last week’s statement to the Pontifical Academy of Social Sciences, Francis has renewed the attack, but in the process has exhibited a number of political biases and demonstrably false assumptions. 

he denounced “trickle-down theories which assume that economic growth, encouraged by a free market, will inevitably succeed in bringing about greater justice and inclusiveness in the world…”

spend approximately one-fifth of total GDP on government welfare programs alone. Indeed, when it comes to government spending on health care — not private spending, mind you — the United States — that supposed bastion of “free-market” thinking — is the fourth highest in the world. 

He claims, for example, that the world’s poor are getting poorer, when all the available data points in exactly the opposite direction. Meanwhile, infant mortality rates among the world’s poorest regions are falling, literacy rates are increasing, and access to clean water is increasing

Any good Christian cleric, of course, will exhort the faithful to pay attention to the poor, and to act with radical amounts of charity. In his attempts to cater to certain political ideologies, however, the Pope merely betrays a deep ignorance of the basic facts surrounding economic trends in the world.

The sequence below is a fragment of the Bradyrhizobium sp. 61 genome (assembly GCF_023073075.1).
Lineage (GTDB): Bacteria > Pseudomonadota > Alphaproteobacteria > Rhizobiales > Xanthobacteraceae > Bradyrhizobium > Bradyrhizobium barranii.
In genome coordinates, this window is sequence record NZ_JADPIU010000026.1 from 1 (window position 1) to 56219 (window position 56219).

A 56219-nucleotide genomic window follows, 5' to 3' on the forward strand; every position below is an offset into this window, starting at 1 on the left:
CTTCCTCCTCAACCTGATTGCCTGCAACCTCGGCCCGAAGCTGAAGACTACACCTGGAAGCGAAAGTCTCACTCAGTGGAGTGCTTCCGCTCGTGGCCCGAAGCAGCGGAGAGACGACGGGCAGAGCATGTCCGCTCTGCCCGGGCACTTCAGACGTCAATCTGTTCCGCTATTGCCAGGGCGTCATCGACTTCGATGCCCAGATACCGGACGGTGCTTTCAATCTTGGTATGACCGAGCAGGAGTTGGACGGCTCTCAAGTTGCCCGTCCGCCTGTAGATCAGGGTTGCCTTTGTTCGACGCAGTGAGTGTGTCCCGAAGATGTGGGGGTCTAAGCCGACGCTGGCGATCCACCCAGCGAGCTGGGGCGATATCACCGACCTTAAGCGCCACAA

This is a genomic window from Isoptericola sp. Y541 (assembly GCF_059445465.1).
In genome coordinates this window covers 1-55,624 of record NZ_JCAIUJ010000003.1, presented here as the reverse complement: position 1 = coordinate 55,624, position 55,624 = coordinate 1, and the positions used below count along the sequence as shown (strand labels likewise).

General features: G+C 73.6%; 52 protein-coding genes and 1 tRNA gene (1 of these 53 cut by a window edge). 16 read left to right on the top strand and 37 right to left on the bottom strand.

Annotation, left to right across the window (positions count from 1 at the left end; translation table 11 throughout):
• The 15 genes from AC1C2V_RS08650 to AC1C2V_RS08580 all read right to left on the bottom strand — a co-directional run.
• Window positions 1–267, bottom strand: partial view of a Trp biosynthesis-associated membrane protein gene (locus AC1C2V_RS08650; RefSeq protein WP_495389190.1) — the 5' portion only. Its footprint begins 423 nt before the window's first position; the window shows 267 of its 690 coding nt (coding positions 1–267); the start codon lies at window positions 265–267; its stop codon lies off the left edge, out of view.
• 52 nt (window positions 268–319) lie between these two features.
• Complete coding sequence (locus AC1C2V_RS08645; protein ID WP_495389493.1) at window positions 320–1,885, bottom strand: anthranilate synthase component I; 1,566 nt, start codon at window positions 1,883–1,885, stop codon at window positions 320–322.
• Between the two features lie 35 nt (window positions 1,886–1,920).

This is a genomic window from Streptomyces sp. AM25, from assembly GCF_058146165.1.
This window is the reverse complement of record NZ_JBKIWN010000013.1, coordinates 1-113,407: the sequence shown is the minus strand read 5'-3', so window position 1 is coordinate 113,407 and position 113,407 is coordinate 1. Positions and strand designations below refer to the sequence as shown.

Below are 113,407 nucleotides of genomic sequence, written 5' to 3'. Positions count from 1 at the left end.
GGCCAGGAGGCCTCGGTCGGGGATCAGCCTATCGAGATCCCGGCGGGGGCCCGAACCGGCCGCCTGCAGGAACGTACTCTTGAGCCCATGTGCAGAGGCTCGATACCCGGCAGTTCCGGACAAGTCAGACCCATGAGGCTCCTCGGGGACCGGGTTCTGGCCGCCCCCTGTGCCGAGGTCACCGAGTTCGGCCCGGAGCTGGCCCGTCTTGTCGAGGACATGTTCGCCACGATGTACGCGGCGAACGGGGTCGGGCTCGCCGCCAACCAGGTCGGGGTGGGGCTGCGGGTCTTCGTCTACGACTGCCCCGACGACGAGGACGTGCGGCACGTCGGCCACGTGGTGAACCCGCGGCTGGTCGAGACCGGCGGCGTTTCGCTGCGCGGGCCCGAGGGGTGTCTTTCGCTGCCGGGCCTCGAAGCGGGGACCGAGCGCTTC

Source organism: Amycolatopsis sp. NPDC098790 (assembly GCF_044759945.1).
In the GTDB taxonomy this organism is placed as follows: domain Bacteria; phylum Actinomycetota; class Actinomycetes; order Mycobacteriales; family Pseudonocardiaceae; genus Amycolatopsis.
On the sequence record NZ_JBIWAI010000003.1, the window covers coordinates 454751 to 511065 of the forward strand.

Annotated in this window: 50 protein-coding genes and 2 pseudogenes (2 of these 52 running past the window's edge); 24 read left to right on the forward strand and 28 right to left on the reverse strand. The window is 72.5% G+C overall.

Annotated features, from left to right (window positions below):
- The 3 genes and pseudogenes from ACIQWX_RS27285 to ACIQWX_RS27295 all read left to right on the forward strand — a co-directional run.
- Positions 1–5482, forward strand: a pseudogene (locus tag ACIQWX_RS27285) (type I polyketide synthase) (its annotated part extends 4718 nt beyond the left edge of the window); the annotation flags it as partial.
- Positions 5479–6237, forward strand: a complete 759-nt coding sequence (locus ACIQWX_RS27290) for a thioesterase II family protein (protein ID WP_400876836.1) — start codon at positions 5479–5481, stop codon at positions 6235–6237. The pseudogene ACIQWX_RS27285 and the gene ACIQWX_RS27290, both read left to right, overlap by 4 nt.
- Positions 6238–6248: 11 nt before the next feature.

his latest attack on the “liberal-individualist” view, the Pope also appears to not understand the very ideology he attacks, and resorts to setting up straw men about what is most easily described as laissez-faire liberalism — or simply “liberalism.” 

then trots out all the usual accusations: 

Finally, I cannot but speak of the serious risks associated with the invasion, at high levels of culture and education in both universities and in schools, of positions of libertarian individualism. A common feature of this fallacious paradigm is that it minimizes the common good, that is, “living well,” a “good life” in the community framework, and exalts the selfish ideal that deceptively proposes a “beautiful life.” If individualism affirms that it is only the individual who gives value to things and interpersonal relationships, and so it is only the individual who decides what is good and what is bad, then libertarianism, today in fashion, preaches that to establish freedom and individual responsibility, it is necessary to resort to the idea of “self-causation.” Thus libertarian individualism denies the validity of the common good because on the one hand it supposes that the very idea of “common” implies the constriction of at least some individuals, and the other that the notion of “good” deprives freedom of its essence.